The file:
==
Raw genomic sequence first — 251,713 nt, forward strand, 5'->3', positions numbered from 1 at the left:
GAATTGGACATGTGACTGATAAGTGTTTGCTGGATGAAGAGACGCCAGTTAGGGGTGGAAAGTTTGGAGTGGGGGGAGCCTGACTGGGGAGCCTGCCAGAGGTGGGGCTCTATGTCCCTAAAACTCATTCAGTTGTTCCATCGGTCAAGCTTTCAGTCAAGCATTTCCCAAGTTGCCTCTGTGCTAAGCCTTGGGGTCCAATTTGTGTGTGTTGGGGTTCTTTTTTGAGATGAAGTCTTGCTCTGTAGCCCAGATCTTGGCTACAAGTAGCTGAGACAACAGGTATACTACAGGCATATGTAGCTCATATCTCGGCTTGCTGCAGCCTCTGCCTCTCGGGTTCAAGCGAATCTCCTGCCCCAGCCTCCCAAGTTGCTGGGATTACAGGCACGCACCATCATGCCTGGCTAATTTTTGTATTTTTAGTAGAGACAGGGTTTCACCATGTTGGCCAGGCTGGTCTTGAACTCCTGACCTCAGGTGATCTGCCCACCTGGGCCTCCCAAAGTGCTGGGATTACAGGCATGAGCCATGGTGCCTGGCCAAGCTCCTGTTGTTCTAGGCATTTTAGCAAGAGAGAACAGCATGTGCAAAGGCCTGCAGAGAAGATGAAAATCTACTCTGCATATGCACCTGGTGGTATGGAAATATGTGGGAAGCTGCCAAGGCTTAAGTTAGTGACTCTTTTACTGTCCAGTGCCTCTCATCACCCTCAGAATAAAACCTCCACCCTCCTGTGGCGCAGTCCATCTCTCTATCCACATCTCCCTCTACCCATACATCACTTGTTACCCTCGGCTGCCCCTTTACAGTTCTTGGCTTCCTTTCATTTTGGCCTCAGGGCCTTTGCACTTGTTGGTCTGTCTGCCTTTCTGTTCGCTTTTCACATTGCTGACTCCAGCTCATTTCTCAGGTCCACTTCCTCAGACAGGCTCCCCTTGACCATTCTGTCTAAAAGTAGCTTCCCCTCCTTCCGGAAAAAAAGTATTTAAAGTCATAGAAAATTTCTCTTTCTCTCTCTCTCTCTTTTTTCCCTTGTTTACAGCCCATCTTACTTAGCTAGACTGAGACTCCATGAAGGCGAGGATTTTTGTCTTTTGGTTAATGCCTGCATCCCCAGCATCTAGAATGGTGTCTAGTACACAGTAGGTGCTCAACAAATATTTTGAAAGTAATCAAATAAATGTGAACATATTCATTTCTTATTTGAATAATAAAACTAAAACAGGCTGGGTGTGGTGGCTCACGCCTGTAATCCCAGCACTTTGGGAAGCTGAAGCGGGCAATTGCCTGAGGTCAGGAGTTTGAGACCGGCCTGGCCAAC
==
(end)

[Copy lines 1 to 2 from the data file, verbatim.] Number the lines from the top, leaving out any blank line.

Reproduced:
Raw genomic sequence first — 251,713 nt, forward strand, 5'->3', positions numbered from 1 at the left:
GAATTGGACATGTGACTGATAAGTGTTTGCTGGATGAAGAGACGCCAGTTAGGGGTGGAAAGTTTGGAGTGGGGGGAGCCTGACTGGGGAGCCTGCCAGAGGTGGGGCTCTATGTCCCTAAAACTCATTCAGTTGTTCCATCGGTCAAGCTTTCAGTCAAGCATTTCCCAAGTTGCCTCTGTGCTAAGCCTTGGGGTCCAATTTGTGTGTGTTGGGGTTCTTTTTTGAGATGAAGTCTTGCTCTGTAGCCCAGATCTTGGCTACAAGTAGCTGAGACAACAGGTATACTACAGGCATATGTAGCTCATATCTCGGCTTGCTGCAGCCTCTGCCTCTCGGGTTCAAGCGAATCTCCTGCCCCAGCCTCCCAAGTTGCTGGGATTACAGGCACGCACCATCATGCCTGGCTAATTTTTGTATTTTTAGTAGAGACAGGGTTTCACCATGTTGGCCAGGCTGGTCTTGAACTCCTGACCTCAGGTGATCTGCCCACCTGGGCCTCCCAAAGTGCTGGGATTACAGGCATGAGCCATGGTGCCTGGCCAAGCTCCTGTTGTTCTAGGCATTTTAGCAAGAGAGAACAGCATGTGCAAAGGCCTGCAGAGAAGATGAAAATCTACTCTGCATATGCACCTGGTGGTATGGAAATATGTGGGAAGCTGCCAAGGCTTAAGTTAGTGACTCTTTTACTGTCCAGTGCCTCTCATCACCCTCAGAATAAAACCTCCACCCTCCTGTGGCGCAGTCCATCTCTCTATCCACATCTCCCTCTACCCATACATCACTTGTTACCCTCGGCTGCCCCTTTACAGTTCTTGGCTTCCTTTCATTTTGGCCTCAGGGCCTTTGCACTTGTTGGTCTGTCTGCCTTTCTGTTCGCTTTTCACATTGCTGACTCCAGCTCATTTCTCAGGTCCACTTCCTCAGACAGGCTCCCCTTGACCATTCTGTCTAAAAGTAGCTTCCCCTCCTTCCGGAAAAAAAGTATTTAAAGTCATAGAAAATTTCTCTTTCTCTCTCTCTCTCTTTTTTCCCTTGTTTACAGCCCATCTTACTTAGCTAGACTGAGACTCCATGAAGGCGAGGATTTTTGTCTTTTGGTTAATGCCTGCATCCCCAGCATCTAGAATGGTGTCTAGTACACAGTAGGTGCTCAACAAATATTTTGAAAGTAATCAAATAAATGTGAACATATTCATTTCTTATTTGAATAATAAAACTAAAACAGGCTGGGTGTGGTGGCTCACGCCTGTAATCCCAGCACTTTGGGAAGCTGAAGCGGGCAATTGCCTGAGGTCAGGAGTTTGAGACCGGCCTGGCCAAC